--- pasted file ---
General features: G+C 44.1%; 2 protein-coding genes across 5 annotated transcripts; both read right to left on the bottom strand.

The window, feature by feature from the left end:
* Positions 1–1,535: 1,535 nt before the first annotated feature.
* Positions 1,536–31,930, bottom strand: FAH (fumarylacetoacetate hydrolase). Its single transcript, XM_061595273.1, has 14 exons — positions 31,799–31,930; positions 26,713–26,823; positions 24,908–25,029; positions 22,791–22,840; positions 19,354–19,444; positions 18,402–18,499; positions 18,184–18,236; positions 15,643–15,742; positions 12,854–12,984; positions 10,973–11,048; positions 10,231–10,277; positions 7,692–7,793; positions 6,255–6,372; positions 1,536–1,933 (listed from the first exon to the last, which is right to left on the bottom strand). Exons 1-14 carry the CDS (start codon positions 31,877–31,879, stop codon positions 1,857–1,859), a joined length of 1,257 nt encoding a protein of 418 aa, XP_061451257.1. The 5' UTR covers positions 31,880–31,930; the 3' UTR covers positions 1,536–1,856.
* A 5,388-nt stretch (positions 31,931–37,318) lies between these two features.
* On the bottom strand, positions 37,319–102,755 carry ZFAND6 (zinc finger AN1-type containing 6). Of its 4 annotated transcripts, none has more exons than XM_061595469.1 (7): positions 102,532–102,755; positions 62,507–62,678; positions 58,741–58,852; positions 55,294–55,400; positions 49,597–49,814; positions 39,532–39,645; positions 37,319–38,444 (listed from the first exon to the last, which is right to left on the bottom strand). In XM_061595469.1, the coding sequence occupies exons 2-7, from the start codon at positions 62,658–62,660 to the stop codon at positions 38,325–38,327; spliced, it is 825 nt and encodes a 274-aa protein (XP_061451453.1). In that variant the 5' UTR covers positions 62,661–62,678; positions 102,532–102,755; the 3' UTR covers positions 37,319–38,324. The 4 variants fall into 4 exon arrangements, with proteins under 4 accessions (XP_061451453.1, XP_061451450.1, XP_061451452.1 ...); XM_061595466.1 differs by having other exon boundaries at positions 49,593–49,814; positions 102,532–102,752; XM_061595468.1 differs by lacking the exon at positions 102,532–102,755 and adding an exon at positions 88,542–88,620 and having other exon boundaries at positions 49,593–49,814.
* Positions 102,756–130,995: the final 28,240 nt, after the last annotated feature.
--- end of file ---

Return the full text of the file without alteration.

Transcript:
General features: G+C 44.1%; 2 protein-coding genes across 5 annotated transcripts; both read right to left on the bottom strand.

The window, feature by feature from the left end:
* Positions 1–1,535: 1,535 nt before the first annotated feature.
* Positions 1,536–31,930, bottom strand: FAH (fumarylacetoacetate hydrolase). Its single transcript, XM_061595273.1, has 14 exons — positions 31,799–31,930; positions 26,713–26,823; positions 24,908–25,029; positions 22,791–22,840; positions 19,354–19,444; positions 18,402–18,499; positions 18,184–18,236; positions 15,643–15,742; positions 12,854–12,984; positions 10,973–11,048; positions 10,231–10,277; positions 7,692–7,793; positions 6,255–6,372; positions 1,536–1,933 (listed from the first exon to the last, which is right to left on the bottom strand). Exons 1-14 carry the CDS (start codon positions 31,877–31,879, stop codon positions 1,857–1,859), a joined length of 1,257 nt encoding a protein of 418 aa, XP_061451257.1. The 5' UTR covers positions 31,880–31,930; the 3' UTR covers positions 1,536–1,856.
* A 5,388-nt stretch (positions 31,931–37,318) lies between these two features.
* On the bottom strand, positions 37,319–102,755 carry ZFAND6 (zinc finger AN1-type containing 6). Of its 4 annotated transcripts, none has more exons than XM_061595469.1 (7): positions 102,532–102,755; positions 62,507–62,678; positions 58,741–58,852; positions 55,294–55,400; positions 49,597–49,814; positions 39,532–39,645; positions 37,319–38,444 (listed from the first exon to the last, which is right to left on the bottom strand). In XM_061595469.1, the coding sequence occupies exons 2-7, from the start codon at positions 62,658–62,660 to the stop codon at positions 38,325–38,327; spliced, it is 825 nt and encodes a 274-aa protein (XP_061451453.1). In that variant the 5' UTR covers positions 62,661–62,678; positions 102,532–102,755; the 3' UTR covers positions 37,319–38,324. The 4 variants fall into 4 exon arrangements, with proteins under 4 accessions (XP_061451453.1, XP_061451450.1, XP_061451452.1 ...); XM_061595466.1 differs by having other exon boundaries at positions 49,593–49,814; positions 102,532–102,752; XM_061595468.1 differs by lacking the exon at positions 102,532–102,755 and adding an exon at positions 88,542–88,620 and having other exon boundaries at positions 49,593–49,814.
* Positions 102,756–130,995: the final 28,240 nt, after the last annotated feature.